Alternatively, Defendant contends that it is not required to reimburse Plaintiffs because the costs incurred were primarily for Plaintiffs' own benefit, since they were not integral to the performance of Plaintiffs' job duties.*fn3 Def. Memo of Law [#6] at 5 ("[A] cost must be directly connected to the principal job activity to be considered to be primarily for the employer's benefit."). Instead, Defendant contends that Plaintiffs' expenses were merely incidental to the landscaping work performed. Defendant insists that the Amended Complaint is deficient because it fails to plead "a necessary link between the travel expenses and the landscaping services." Id. at 7.
Defendant further states that payment of Plaintiff's recruitment, visa, and travel costs would not be analogous to in-kind payment of wages, as described under 29 U.S.C. § 203(m). See, Def. Memo of Law [#6] at 15 ("Plaintiff may contend that the [disputed expenses] are tantamount to the in-kind payments [employers provide] under section 3(m), such that they should be deemed part of the 'wages' that the employer must pay, not the employee. The analogy would be flawed[, since] Section 3(m) focuses upon the employer and its furnishing to its employees of items other than cash. It does not focus on the actions of the employees and their expenses.").
Additionally, Defendant maintains that Plaintiffs' expenses are not a prohibited "kickback" to defendant within the meaning of 29 C.F.R. § 531.35, since the expenses cannot be viewed as a business expense of Defendant. Id. at 8 ("[A] 'kickback] occurs when an employer shifts its expenses to an employee.").*fn4 On this point, Defendant cites Castellanos-Contreras v. Decatur Hotels, LLC, 576 F.3d 274 (5th Cir. 2009), which decision was later vacated when the Fifth Circuit agreed to rehear the case en banc. In its subsequent en banc decision, already cited above, a majority of the Fifth Circuit determined that the employees' travel and visa expenses were not recoverable, in part, because they were unlike "tools of the trade" discussed in 29 C.F.R. § 531.35. See, CastellanosContreras, 622 F.3d at 400-401.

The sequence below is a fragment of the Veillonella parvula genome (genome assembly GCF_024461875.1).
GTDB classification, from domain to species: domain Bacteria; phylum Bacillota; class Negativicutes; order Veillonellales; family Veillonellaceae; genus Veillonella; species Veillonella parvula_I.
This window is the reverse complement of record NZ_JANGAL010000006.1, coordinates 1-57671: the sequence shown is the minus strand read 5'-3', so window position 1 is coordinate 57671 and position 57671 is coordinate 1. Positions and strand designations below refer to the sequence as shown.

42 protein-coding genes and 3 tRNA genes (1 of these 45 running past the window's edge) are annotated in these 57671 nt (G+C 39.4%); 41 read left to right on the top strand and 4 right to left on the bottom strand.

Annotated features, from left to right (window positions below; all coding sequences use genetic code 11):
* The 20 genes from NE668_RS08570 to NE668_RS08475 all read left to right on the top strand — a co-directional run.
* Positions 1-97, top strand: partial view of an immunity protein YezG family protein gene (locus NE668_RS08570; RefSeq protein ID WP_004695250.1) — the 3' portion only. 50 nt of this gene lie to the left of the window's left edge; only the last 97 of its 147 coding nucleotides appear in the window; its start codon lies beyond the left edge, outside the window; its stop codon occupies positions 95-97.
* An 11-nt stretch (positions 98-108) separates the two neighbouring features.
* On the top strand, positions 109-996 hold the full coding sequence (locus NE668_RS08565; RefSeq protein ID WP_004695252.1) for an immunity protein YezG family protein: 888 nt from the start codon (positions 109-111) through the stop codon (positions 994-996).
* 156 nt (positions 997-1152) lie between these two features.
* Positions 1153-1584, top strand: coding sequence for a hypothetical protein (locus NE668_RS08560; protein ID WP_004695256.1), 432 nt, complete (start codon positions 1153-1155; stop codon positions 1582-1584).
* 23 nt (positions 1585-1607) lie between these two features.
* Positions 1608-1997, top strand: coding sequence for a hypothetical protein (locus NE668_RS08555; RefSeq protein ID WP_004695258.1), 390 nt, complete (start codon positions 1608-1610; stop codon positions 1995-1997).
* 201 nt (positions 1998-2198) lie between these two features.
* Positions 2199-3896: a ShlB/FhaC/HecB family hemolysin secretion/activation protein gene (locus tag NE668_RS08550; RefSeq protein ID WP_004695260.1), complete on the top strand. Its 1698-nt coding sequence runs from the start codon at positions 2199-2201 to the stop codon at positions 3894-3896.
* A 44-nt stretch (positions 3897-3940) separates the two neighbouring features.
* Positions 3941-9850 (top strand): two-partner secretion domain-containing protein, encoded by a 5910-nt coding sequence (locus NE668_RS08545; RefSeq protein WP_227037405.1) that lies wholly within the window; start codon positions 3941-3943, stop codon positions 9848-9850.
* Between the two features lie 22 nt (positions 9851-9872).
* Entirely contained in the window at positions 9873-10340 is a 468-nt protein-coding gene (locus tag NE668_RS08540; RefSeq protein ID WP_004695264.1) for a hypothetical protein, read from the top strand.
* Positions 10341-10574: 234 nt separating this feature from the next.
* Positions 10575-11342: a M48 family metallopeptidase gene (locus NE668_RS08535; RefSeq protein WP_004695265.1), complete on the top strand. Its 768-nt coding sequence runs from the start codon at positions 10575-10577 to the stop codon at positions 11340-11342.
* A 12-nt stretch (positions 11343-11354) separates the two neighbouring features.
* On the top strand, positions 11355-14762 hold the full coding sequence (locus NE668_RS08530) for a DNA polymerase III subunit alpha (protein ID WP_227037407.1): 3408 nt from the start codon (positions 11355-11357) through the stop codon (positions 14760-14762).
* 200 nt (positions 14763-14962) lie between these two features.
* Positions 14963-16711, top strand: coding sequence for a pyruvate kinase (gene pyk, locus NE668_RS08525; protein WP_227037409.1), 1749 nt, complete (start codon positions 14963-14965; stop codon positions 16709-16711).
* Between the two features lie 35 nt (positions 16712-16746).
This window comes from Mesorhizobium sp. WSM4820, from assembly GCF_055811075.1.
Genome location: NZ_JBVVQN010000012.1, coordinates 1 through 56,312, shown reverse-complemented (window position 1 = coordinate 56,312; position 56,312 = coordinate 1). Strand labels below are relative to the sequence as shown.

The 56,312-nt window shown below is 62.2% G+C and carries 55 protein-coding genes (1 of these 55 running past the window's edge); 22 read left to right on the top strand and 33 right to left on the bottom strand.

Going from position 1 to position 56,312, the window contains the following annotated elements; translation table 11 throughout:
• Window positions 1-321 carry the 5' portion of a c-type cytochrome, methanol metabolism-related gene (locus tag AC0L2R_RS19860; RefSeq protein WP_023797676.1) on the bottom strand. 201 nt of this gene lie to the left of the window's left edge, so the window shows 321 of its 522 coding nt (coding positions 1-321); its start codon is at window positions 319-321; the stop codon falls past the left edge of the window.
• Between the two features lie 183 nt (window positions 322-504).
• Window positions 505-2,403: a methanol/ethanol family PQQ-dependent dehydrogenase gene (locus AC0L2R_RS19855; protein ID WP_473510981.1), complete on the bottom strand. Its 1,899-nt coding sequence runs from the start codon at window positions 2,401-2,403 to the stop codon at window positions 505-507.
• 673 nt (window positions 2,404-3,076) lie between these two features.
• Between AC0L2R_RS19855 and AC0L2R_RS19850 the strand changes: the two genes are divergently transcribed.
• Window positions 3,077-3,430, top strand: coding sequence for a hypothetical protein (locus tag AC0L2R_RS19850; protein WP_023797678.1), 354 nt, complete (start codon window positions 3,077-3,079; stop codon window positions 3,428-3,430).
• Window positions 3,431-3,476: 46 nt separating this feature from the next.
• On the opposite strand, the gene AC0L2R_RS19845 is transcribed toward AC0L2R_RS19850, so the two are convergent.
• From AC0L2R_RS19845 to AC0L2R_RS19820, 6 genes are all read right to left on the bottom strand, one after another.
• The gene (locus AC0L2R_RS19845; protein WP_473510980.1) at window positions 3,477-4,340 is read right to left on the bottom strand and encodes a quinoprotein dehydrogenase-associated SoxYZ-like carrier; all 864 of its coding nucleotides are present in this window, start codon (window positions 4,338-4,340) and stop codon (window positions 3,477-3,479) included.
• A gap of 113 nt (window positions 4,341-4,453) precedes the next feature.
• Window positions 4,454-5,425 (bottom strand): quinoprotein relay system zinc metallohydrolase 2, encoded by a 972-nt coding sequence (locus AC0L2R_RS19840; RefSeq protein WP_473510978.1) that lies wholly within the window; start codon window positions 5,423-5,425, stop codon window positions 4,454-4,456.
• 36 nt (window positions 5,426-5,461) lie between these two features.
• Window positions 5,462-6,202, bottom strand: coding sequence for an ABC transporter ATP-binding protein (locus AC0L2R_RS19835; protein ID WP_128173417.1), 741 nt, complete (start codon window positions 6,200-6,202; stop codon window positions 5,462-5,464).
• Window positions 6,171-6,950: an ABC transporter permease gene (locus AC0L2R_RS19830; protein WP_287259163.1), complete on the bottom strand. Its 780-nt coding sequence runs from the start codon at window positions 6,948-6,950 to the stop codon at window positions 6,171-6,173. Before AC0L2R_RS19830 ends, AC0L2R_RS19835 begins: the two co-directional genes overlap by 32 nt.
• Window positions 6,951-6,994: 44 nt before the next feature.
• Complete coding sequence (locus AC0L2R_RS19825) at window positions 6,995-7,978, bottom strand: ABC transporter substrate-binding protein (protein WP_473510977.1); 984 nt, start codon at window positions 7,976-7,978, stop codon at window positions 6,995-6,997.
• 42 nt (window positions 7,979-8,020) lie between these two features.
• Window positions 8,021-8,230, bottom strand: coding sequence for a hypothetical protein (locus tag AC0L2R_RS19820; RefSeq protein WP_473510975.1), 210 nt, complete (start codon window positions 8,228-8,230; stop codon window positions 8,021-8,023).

Moreover, Defendant contends that federal immigration regulations demonstrate that Defendant is not responsible for Plaintiffs' expenses. For example, Defendant states that 22 C.F.R. § 40.1 requires visa applicants to submit a fee along with an application, while 20 C.F.R. § 655.22(g)(2) indicates that passport and visa fees are the responsibility of the worker. Furthermore, Defendant states that 20 C.F.R. 655.22(m) requires an employer to pay only an H-2B employee's outbound transportation costs in the event that the employee is fired prior to the end of the visa period, while other regulations require employers to pay H-2A employees' inbound transportation costs. In short, Defendant contends that employers are not required to pay H-2B workers' recruitment, visa, and travel expenses, because the H-2B visa regulations not only do not specifically require them to do so, but actually suggest that they are not required to do so.
Defendant also states that it has no liability for Plaintiffs' recruitment fees, since the Amended Complaint does not allege "the necessary link" between Defendant and the recruiting agency that Plaintiffs used to secure their jobs. Def. Memo of Law [#6] at 12 ("Plaintiff does not allege that he incurred the recruitment expenses with the intent to specifically work for TruGreen. At most, [the Amended Complaint] alleges that TruGreen has a 'foreign recruitment program.'").*fn5
Arguments similar to those raised by Defendant have been considered by other courts and by the Department of Labor, and there is a split of authority as to whether employers are required to pay the recruiting, visa, and transportation expenses of H-2B visa guest workers. In Arriaga, the Eleventh Circuit held, in the context of H-2A visas, that the employers were required to reimburse employees for their pre-employment visa and transportation expenses. In that regard, the Eleventh Circuit concluded that the costs primarily benefitted the employers, and that the costs were in effect shifted onto the employees, thereby bringing their wages below the minimum wage. See, Arriaga, 305 F.3d at 1236 ("[T]here is no legal difference between deducting a cost directly from the worker's wages and shifting a cost, which they could not deduct, for the employee to bear. An employer may not deduct from employee wages the cost of facilities which primarily benefit the employer if such deductions drive wages below the minimum wage. See 29 C.F.R. § 531.36(b). This rule cannot be avoided by simply requiring employees to make such purchases on their own, either in advance of or during the employment."). Despite the fact that Arriaga involved H-2A workers, the Eleventh Circuit later applied the same reasoning in a case involving H-2B guest workers. See, Morante-Navarro v. T&Y Pine Straw, Inc., 350 F.3d 1163, 1166 n. 2 (11th Cir. 2003) (citing Arriaga for the proposition that recruiting/agent fees, visa costs, and transportation fees "cannot lawfully be credited against the employer's minimum wage obligations to the workers.").